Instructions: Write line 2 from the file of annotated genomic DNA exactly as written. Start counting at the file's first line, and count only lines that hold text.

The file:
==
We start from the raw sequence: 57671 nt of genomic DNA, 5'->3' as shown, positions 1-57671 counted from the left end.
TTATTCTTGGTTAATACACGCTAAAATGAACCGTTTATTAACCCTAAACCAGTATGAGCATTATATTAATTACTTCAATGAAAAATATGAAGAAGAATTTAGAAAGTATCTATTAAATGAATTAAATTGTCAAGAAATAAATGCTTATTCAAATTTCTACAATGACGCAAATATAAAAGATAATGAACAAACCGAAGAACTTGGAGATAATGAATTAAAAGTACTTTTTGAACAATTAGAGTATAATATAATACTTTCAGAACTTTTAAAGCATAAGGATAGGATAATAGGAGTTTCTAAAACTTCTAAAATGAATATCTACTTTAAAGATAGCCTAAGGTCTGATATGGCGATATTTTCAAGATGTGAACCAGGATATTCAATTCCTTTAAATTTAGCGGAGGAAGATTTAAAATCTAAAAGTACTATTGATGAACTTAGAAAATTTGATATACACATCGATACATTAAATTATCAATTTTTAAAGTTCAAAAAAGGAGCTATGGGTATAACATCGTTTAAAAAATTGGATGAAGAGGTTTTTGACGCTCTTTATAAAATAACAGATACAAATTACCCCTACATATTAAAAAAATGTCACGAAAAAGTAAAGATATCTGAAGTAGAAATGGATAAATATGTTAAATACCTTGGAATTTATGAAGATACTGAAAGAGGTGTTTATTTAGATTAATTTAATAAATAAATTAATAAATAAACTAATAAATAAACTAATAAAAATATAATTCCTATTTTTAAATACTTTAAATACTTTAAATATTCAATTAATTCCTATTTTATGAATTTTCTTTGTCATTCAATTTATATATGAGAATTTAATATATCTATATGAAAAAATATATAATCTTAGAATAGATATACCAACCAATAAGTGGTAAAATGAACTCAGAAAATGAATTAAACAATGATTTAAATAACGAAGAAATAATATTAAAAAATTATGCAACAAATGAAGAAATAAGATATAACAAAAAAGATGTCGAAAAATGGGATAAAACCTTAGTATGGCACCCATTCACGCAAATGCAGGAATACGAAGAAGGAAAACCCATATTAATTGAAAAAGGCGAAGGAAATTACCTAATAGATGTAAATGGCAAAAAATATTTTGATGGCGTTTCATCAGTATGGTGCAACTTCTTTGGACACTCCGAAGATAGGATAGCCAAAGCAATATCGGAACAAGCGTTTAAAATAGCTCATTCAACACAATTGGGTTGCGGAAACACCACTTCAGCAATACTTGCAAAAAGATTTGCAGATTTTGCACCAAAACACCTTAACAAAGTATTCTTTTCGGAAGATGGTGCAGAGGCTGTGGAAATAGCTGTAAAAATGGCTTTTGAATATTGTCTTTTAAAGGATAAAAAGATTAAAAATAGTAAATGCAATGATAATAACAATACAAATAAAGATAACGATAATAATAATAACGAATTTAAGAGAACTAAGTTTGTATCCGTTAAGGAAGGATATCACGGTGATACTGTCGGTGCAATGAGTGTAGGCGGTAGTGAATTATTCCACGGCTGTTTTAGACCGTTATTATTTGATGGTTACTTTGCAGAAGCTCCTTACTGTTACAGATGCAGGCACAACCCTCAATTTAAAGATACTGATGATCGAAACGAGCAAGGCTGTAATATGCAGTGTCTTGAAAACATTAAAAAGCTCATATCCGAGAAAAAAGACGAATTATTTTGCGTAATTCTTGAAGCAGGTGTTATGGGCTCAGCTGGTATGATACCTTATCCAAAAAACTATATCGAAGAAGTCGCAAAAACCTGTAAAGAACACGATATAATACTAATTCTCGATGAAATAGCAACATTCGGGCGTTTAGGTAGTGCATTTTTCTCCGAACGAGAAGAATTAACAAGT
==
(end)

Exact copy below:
TTATTCTTGGTTAATACACGCTAAAATGAACCGTTTATTAACCCTAAACCAGTATGAGCATTATATTAATTACTTCAATGAAAAATATGAAGAAGAATTTAGAAAGTATCTATTAAATGAATTAAATTGTCAAGAAATAAATGCTTATTCAAATTTCTACAATGACGCAAATATAAAAGATAATGAACAAACCGAAGAACTTGGAGATAATGAATTAAAAGTACTTTTTGAACAATTAGAGTATAATATAATACTTTCAGAACTTTTAAAGCATAAGGATAGGATAATAGGAGTTTCTAAAACTTCTAAAATGAATATCTACTTTAAAGATAGCCTAAGGTCTGATATGGCGATATTTTCAAGATGTGAACCAGGATATTCAATTCCTTTAAATTTAGCGGAGGAAGATTTAAAATCTAAAAGTACTATTGATGAACTTAGAAAATTTGATATACACATCGATACATTAAATTATCAATTTTTAAAGTTCAAAAAAGGAGCTATGGGTATAACATCGTTTAAAAAATTGGATGAAGAGGTTTTTGACGCTCTTTATAAAATAACAGATACAAATTACCCCTACATATTAAAAAAATGTCACGAAAAAGTAAAGATATCTGAAGTAGAAATGGATAAATATGTTAAATACCTTGGAATTTATGAAGATACTGAAAGAGGTGTTTATTTAGATTAATTTAATAAATAAATTAATAAATAAACTAATAAATAAACTAATAAAAATATAATTCCTATTTTTAAATACTTTAAATACTTTAAATATTCAATTAATTCCTATTTTATGAATTTTCTTTGTCATTCAATTTATATATGAGAATTTAATATATCTATATGAAAAAATATATAATCTTAGAATAGATATACCAACCAATAAGTGGTAAAATGAACTCAGAAAATGAATTAAACAATGATTTAAATAACGAAGAAATAATATTAAAAAATTATGCAACAAATGAAGAAATAAGATATAACAAAAAAGATGTCGAAAAATGGGATAAAACCTTAGTATGGCACCCATTCACGCAAATGCAGGAATACGAAGAAGGAAAACCCATATTAATTGAAAAAGGCGAAGGAAATTACCTAATAGATGTAAATGGCAAAAAATATTTTGATGGCGTTTCATCAGTATGGTGCAACTTCTTTGGACACTCCGAAGATAGGATAGCCAAAGCAATATCGGAACAAGCGTTTAAAATAGCTCATTCAACACAATTGGGTTGCGGAAACACCACTTCAGCAATACTTGCAAAAAGATTTGCAGATTTTGCACCAAAACACCTTAACAAAGTATTCTTTTCGGAAGATGGTGCAGAGGCTGTGGAAATAGCTGTAAAAATGGCTTTTGAATATTGTCTTTTAAAGGATAAAAAGATTAAAAATAGTAAATGCAATGATAATAACAATACAAATAAAGATAACGATAATAATAATAACGAATTTAAGAGAACTAAGTTTGTATCCGTTAAGGAAGGATATCACGGTGATACTGTCGGTGCAATGAGTGTAGGCGGTAGTGAATTATTCCACGGCTGTTTTAGACCGTTATTATTTGATGGTTACTTTGCAGAAGCTCCTTACTGTTACAGATGCAGGCACAACCCTCAATTTAAAGATACTGATGATCGAAACGAGCAAGGCTGTAATATGCAGTGTCTTGAAAACATTAAAAAGCTCATATCCGAGAAAAAAGACGAATTATTTTGCGTAATTCTTGAAGCAGGTGTTATGGGCTCAGCTGGTATGATACCTTATCCAAAAAACTATATCGAAGAAGTCGCAAAAACCTGTAAAGAACACGATATAATACTAATTCTCGATGAAATAGCAACATTCGGGCGTTTAGGTAGTGCATTTTTCTCCGAACGAGAAGAATTAACAAGT